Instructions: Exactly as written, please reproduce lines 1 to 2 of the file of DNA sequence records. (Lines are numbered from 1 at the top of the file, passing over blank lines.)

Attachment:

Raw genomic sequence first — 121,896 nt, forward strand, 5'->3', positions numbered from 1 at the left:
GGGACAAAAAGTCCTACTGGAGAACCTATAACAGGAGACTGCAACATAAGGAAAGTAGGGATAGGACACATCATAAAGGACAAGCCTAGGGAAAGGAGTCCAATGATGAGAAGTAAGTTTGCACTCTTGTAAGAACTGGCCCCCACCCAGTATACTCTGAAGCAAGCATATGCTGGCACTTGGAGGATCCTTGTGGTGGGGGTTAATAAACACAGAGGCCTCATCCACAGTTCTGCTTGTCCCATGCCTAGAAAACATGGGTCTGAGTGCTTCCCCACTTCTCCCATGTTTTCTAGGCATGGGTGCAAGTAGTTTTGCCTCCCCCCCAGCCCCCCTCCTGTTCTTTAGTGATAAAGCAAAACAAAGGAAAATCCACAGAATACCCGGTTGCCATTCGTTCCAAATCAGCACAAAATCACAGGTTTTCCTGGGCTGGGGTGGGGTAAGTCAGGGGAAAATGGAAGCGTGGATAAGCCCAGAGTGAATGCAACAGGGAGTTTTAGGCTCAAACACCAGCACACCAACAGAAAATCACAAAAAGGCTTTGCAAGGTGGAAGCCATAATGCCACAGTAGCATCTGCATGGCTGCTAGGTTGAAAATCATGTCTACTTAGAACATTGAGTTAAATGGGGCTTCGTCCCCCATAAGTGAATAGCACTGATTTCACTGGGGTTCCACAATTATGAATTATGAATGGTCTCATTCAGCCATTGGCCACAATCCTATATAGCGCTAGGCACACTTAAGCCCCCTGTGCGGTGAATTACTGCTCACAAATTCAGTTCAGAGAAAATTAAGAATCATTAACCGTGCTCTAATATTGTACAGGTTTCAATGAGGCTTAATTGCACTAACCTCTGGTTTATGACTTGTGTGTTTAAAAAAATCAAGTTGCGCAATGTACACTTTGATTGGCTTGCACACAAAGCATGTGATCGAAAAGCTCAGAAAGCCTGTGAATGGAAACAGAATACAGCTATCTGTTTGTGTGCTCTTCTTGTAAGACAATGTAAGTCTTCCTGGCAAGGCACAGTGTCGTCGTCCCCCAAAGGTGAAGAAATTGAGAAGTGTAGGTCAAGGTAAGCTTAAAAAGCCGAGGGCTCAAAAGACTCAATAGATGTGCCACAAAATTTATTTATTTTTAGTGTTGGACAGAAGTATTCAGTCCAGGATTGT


Raw genomic sequence first — 121,896 nt, forward strand, 5'->3', positions numbered from 1 at the left:
GGGACAAAAAGTCCTACTGGAGAACCTATAACAGGAGACTGCAACATAAGGAAAGTAGGGATAGGACACATCATAAAGGACAAGCCTAGGGAAAGGAGTCCAATGATGAGAAGTAAGTTTGCACTCTTGTAAGAACTGGCCCCCACCCAGTATACTCTGAAGCAAGCATATGCTGGCACTTGGAGGATCCTTGTGGTGGGGGTTAATAAACACAGAGGCCTCATCCACAGTTCTGCTTGTCCCATGCCTAGAAAACATGGGTCTGAGTGCTTCCCCACTTCTCCCATGTTTTCTAGGCATGGGTGCAAGTAGTTTTGCCTCCCCCCCAGCCCCCCTCCTGTTCTTTAGTGATAAAGCAAAACAAAGGAAAATCCACAGAATACCCGGTTGCCATTCGTTCCAAATCAGCACAAAATCACAGGTTTTCCTGGGCTGGGGTGGGGTAAGTCAGGGGAAAATGGAAGCGTGGATAAGCCCAGAGTGAATGCAACAGGGAGTTTTAGGCTCAAACACCAGCACACCAACAGAAAATCACAAAAAGGCTTTGCAAGGTGGAAGCCATAATGCCACAGTAGCATCTGCATGGCTGCTAGGTTGAAAATCATGTCTACTTAGAACATTGAGTTAAATGGGGCTTCGTCCCCCATAAGTGAATAGCACTGATTTCACTGGGGTTCCACAATTATGAATTATGAATGGTCTCATTCAGCCATTGGCCACAATCCTATATAGCGCTAGGCACACTTAAGCCCCCTGTGCGGTGAATTACTGCTCACAAATTCAGTTCAGAGAAAATTAAGAATCATTAACCGTGCTCTAATATTGTACAGGTTTCAATGAGGCTTAATTGCACTAACCTCTGGTTTATGACTTGTGTGTTTAAAAAAATCAAGTTGCGCAATGTACACTTTGATTGGCTTGCACACAAAGCATGTGATCGAAAAGCTCAGAAAGCCTGTGAATGGAAACAGAATACAGCTATCTGTTTGTGTGCTCTTCTTGTAAGACAATGTAAGTCTTCCTGGCAAGGCACAGTGTCGTCGTCCCCCAAAGGTGAAGAAATTGAGAAGTGTAGGTCAAGGTAAGCTTAAAAAGCCGAGGGCTCAAAAGACTCAATAGATGTGCCACAAAATTTATTTATTTTTAGTGTTGGACAGAAGTATTCAGTCCAGGATTGT